Mark Mathabane

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Mark Mathabane was born October 18, 1960, in Alexandra, a black ghetto just outside Johannesburg, South Africa. His parents gave him an official Afrikaans name, Johannes, and a tribal name, Thanyani (‘‘the wise one’’). As a child, he lived in an unheated two-room shack where the children slept under the kitchen table on makeshift beds of newspaper and cardboard. There was no electricity, no running water, no sewers or indoor toilets. The family suffered from bitter cold and hunger. They lived in constant fear of brutal police raids designed to enforce apartheid (the legalized segregation of blacks and whites) through intimidation and violence. At five, as the caretaker of his younger siblings during his parents' absence, Mathabane was often forced to roam the ghetto for food and an outlet from boredom. Unfortunately, food was scarce, often nonexistent, while boredom could easily, often dangerously, be alleviated. Only his keen intellect and superb athletic abilities enabled him to survive. During the Soweto riots of 1976, he took the name Mark Mathabane (and later, Pierre Mark Mathabane), in order to disguise his identity from the white South African government.

In 1978, Wimbledon champion Stan Smith helped Mathabane secure a tennis scholarship to Limestone College in Gaffney, South Carolina. He later transferred to St. Louis University, Missouri, and then to Quincy College, Illinois, before graduating from Dowling College, New York, in 1983. Inspired by the autobiographies of Richard Wright and Claude Brown, Mathabane began to write his own. Initially published by Macmillan in 1986, Kaffir Boy became a nation-wide bestseller, selling more than two hundred thousand copies by 1989. Its translation into seven languages has secured Mathabane's reputation not only as a writer but also as a humanist and public speaker. Recipient of both the 1986 Christopher Award and a 1996-1997 White House Fellowship, Mathabane helped design President Clinton's education initiatives. He was the speaker for the 2001 Martin Luther King, Jr. Community Award and has appeared on numerous television shows. His fifth book, Miriam's Song, was short-listed for the 2001 Alan Paton award.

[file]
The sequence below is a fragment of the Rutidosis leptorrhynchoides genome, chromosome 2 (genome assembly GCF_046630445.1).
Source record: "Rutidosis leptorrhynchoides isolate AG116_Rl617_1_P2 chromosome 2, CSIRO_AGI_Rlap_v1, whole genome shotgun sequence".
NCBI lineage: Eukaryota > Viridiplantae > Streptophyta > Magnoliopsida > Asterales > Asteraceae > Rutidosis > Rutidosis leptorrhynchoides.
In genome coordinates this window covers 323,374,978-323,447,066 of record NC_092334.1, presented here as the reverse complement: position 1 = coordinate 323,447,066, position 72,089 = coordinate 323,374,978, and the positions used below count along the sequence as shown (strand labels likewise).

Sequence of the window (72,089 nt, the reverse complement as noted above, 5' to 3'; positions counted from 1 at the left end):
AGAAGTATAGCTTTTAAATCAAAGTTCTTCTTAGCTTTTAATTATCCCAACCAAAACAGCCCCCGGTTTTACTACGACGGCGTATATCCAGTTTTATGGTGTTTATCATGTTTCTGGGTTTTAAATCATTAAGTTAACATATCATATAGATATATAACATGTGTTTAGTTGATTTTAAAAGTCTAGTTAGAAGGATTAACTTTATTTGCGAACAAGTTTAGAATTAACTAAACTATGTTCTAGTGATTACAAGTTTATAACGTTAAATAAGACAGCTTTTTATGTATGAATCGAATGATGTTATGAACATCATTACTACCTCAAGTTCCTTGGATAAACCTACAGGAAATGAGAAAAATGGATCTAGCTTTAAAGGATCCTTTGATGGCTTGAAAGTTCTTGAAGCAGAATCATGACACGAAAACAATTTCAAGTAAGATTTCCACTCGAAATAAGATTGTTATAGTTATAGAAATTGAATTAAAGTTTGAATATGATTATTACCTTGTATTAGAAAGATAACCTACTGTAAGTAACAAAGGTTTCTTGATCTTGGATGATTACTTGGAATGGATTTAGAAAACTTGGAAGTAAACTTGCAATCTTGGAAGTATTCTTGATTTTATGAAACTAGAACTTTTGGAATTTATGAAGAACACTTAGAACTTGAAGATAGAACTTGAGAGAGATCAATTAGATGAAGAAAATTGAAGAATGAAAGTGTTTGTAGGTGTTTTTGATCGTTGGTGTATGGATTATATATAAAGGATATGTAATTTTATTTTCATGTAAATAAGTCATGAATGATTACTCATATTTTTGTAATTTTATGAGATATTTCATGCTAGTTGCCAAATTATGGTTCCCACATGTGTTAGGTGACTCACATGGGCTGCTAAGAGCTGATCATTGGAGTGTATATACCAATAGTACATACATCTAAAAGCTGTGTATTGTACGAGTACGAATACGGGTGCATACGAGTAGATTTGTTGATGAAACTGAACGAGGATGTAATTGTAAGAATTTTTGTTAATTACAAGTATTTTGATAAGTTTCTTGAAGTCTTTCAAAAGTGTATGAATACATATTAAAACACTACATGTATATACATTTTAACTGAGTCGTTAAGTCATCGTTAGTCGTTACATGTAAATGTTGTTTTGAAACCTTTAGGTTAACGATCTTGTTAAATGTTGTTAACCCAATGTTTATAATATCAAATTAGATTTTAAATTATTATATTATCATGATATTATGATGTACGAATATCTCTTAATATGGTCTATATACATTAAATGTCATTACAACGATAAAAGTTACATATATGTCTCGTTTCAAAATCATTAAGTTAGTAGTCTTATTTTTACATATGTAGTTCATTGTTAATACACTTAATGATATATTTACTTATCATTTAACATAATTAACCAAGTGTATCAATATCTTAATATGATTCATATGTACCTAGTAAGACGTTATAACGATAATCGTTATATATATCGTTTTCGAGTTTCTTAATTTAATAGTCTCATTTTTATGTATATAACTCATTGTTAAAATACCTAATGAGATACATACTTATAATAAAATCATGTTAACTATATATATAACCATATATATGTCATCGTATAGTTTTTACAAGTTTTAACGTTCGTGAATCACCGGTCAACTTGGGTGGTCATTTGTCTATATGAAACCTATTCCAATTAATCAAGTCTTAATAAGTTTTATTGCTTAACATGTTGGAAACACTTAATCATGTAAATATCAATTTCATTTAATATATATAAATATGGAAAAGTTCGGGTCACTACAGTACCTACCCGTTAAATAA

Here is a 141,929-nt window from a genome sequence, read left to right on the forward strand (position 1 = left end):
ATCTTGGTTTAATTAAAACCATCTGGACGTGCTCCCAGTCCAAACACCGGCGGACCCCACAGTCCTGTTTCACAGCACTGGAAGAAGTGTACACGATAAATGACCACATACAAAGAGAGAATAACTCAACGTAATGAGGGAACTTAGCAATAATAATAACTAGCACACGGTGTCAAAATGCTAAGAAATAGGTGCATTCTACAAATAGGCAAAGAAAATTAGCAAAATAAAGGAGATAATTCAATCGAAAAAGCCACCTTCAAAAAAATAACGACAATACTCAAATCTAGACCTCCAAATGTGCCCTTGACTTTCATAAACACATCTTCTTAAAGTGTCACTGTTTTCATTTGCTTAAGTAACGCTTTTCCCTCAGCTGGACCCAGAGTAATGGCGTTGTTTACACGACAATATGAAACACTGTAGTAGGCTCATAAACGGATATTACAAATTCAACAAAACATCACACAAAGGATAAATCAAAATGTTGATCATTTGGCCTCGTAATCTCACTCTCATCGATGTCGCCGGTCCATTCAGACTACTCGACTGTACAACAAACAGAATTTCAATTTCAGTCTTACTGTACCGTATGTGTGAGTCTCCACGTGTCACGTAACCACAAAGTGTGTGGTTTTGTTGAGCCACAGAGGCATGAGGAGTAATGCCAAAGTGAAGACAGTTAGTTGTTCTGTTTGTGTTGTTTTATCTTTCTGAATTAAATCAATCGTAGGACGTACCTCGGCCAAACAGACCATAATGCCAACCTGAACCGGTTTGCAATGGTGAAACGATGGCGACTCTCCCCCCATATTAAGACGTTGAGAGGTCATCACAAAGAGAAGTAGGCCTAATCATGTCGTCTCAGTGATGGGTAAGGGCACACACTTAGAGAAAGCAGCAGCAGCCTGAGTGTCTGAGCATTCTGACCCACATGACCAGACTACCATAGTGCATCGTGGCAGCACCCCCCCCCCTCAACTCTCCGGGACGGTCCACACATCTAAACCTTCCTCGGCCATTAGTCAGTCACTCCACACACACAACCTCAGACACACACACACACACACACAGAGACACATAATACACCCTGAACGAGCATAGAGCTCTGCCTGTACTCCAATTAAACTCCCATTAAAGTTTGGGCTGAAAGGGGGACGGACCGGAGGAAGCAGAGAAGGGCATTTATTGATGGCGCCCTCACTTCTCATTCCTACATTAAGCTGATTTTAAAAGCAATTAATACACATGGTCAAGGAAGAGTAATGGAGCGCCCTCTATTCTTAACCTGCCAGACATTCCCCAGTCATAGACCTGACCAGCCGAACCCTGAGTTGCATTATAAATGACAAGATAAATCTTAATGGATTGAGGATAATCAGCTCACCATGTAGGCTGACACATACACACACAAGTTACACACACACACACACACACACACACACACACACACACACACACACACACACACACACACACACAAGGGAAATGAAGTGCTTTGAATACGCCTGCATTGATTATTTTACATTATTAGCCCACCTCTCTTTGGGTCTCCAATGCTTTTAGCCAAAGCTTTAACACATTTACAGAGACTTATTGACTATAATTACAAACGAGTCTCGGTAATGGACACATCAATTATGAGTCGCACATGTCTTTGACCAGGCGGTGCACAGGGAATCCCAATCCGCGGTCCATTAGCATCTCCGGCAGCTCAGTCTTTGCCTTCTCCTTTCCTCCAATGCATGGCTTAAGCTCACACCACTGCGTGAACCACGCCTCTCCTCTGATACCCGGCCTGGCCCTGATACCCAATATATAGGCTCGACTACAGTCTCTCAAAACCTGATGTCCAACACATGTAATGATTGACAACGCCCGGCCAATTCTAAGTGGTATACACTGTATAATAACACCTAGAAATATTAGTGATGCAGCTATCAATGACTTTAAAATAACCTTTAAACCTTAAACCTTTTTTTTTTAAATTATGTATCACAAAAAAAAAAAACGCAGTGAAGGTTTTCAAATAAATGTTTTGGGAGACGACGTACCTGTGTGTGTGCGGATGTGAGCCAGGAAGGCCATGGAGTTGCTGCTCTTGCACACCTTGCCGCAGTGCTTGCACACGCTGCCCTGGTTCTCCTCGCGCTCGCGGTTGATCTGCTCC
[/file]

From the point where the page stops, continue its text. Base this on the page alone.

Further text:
Mathabane has published five works of nonfiction. Kaffir Boy is the story of his first eighteen years, growing up under apartheid. Kaffir Boy in America relates the story of his college experience and the beginning of his writing career. Love in Black and White, co-written with his Caucasian wife, Gail, is the story of their friendship, courtship, and marriage. African Women presents the first-person accounts of Mathabane's grandmother, mother, and his sister Florah's experiences living under apartheid. Miriam's Song chronicles his sister Miriam's coming of age in Alexandra, South Africa.

Mathabane maintains a web page at with links to numerous speeches, essays, prefaces, and first chapters of his books—including three recent novels: Ubuntu, The Last Liberal, and Deadly Memory. He is the director of multicultural education at the Catlin Gabel School in Portland, Oregon.

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